The ancient Japanese art of kintsugi has its roots in the Japanese philosophy of wabi-sabi, which consists of the serene acceptance of imperfection, impermanence and the simplicity of life. 

The technique, which has been used for centuries to restore broken ceramic objects with gold dust, is the result of patient work that transforms the very essence of objects by embellishing their fracture lines. Fragility in kintsugi is a key element: enhanced and exalted to the point that the very breaking lines of the object, embellished with gold, become the distinctive and unique mark, giving it a contemplative value that transcends its former function of use. The change in the state of the object, the result of the transformation it undergoes in the restoration activity, lends itself to reflections that go far beyond the mere technical aspect.

What relationship between kintsugi and our days?

We live in difficult times, in which the anxieties and fears unleashed over the past three years by the pandemic are amplified today by the spectre of a global war. It is widely believed that the pandemic represented a moment of crisis, an accelerator of change that altered our lives and our way of thinking. But it is not the only one. According to a recent article published in British economic media, the term ‘polycrisis’ well defines the contemporary world, characterised by many major crises: in addition to the health crisis, in fact, the economic, climate and political crises amplify the already widespread uncertainties about the future, which in the absence of certain points of reference exacerbate fears, disorientation, liability. The pandemic has helped open new and unpredictable scenarios that call into question our ability to change and transform mindsets in more or less radical ways.

In recent years, the dramatic impact of the pandemic has led people living and working in organizations, businesses, and communities to question themselves and the fragile balance on which global society stands. Everything seems more accelerated, changes increasingly permeating our lives on both an individual and societal level.

Our existence is thus increasingly exposed to situations of fragility: it may be a sudden change in the situation at work or in an emotional relationship, as well as the breakdown in interpersonal relationships, the loss of a series of daily habits and practices that give us stability and security. What can we do, when the turbulence of the outside world brings our certainties, habits and practices to a breaking point, revealing the fragile dimension of our nature? How can we contain anxieties in times of uncertainty? How can we support each other? How do we prepare ourselves to regain our “ability to think”?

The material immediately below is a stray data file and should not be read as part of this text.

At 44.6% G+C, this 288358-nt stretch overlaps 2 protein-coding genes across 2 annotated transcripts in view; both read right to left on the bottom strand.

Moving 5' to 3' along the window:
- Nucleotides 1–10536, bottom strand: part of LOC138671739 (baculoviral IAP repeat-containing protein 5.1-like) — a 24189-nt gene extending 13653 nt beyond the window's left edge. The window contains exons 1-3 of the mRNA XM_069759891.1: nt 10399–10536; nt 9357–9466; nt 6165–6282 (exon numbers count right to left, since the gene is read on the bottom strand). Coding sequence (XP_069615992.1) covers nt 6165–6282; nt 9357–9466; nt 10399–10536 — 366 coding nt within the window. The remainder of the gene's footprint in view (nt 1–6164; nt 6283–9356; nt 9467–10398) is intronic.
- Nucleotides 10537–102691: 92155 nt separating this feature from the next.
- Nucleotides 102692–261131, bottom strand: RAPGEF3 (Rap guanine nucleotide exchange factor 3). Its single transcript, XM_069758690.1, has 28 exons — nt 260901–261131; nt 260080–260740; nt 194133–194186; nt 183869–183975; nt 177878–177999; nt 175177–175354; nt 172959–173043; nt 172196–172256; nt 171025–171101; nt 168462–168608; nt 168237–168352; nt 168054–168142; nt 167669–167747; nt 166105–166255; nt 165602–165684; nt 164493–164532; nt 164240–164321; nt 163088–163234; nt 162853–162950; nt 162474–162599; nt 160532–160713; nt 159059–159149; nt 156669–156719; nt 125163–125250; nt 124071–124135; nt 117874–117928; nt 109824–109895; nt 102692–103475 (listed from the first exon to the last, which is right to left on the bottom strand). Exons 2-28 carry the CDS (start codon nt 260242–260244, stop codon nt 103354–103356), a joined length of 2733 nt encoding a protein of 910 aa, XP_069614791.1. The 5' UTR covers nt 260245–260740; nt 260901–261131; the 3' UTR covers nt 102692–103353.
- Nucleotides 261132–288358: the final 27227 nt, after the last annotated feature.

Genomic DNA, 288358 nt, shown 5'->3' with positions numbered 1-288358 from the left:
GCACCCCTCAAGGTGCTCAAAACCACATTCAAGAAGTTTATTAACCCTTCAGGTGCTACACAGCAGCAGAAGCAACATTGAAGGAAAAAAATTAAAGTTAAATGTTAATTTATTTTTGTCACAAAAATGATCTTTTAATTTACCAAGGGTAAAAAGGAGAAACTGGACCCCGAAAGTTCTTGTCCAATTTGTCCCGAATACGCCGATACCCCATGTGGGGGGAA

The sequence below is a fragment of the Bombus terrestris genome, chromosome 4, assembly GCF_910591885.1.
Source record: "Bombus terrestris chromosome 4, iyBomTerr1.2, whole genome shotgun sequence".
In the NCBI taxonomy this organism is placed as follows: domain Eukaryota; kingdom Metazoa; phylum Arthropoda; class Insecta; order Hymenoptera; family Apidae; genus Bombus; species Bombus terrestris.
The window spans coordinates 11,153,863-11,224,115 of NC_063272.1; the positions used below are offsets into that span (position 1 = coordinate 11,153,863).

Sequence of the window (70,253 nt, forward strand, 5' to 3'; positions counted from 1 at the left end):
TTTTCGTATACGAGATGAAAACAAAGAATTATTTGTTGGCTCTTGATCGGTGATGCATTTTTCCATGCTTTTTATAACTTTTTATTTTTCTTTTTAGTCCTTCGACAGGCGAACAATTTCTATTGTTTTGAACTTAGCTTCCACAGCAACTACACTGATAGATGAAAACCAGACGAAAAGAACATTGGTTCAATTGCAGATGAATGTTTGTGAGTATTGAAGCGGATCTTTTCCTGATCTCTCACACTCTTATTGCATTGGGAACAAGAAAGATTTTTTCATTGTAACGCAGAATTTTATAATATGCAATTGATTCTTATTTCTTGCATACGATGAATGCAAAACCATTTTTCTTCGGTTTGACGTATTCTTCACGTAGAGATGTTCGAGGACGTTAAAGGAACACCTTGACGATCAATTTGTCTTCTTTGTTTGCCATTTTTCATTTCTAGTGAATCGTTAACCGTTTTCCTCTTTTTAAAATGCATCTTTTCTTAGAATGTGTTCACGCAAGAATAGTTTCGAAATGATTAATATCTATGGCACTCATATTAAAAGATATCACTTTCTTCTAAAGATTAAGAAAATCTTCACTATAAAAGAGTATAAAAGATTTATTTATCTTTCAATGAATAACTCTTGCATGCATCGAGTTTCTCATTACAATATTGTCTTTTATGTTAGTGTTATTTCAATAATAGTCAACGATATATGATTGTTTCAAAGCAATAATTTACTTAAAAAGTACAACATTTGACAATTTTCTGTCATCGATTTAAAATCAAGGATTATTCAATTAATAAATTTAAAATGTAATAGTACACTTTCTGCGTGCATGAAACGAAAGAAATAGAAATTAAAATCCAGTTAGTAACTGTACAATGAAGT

A stimulus for reflection can come from kintsugi, which becomes a useful metaphor for the process of containment and reconstruction needed to deal with a situation of crisis or breakdown of a balance built over time.

Here then that gathering the shards, cleaning them of dust, choosing the sequence for gluing them together, reconstructing the missing material, and preparing the glue with gold dust are the steps in a ritual that also allows one to approach, metaphorically, reflection on the ways and times needed to deal with change at moments of transition in life.

There is an ambivalence that the action of putting the pieces back together can take, beginning with the two words, repair and recompose, which are often used as synonyms in common parlance. Among the various meanings of the word repair is that of putting back in good order, restoring, accommodating, remedying. But also that of “to parry against” understood as to defend, protect, prevent. To recompose, on the other hand, indicates the activity of putting together and mixing various things to make one, to compose anew, to give better arrangement and, metaphorically, to reconcile, to gather together and restore to quiet. This is where the true nature of the art of kintsugi lies.

Let us think about our own experiences. How many times, in order to put the broken pieces of existence back together, have we found ourselves putting up barriers to shelter ourselves from situations that caused us great pain? How many times, instead, have we taken the opportunity in crisis to find a new balance, leading to a kind of reconciliation with ourselves? If we are to become more aware of our responsibilities toward a sustainable world and repair the fractures in our connection with nature and the social environment, we must re-imagine a future together, adopting a listening stance toward others and a multi-centered view of the world.

Kintsugi as a metaphor is useful in getting us accustomed to the fact that the reassembly of something that is broken is not a spontaneous and automatic action, rather it is the result of intentionality and patient work that brings into play the ability to redefine a new arrangement of the broken pieces. Glue soaked in gold dust becomes a metaphor for the ability to recompose areas of fracture. It is not a repair aimed at restoring the object’s original function of use, it implies a process of change, necessary to give the object a new form.

Our Golden Glue Labs delves into these contemporary challenges. Inspired by the Japanese technique of Kintsugi, our workshops offer tailor-made interventions to recompose fractures and support the generative capacity that transforms crisis into opportunities for individual and organizational development. Starting with the metaphor of kintsugi, we offer a path that combines expressive technique and reflexivity, ceramics and narrative approach, to address the delicate topic of recomposing social and life wounds. It is a process of recognizing and accepting fragilities and being aware of the resources we can bring to change the state of things.

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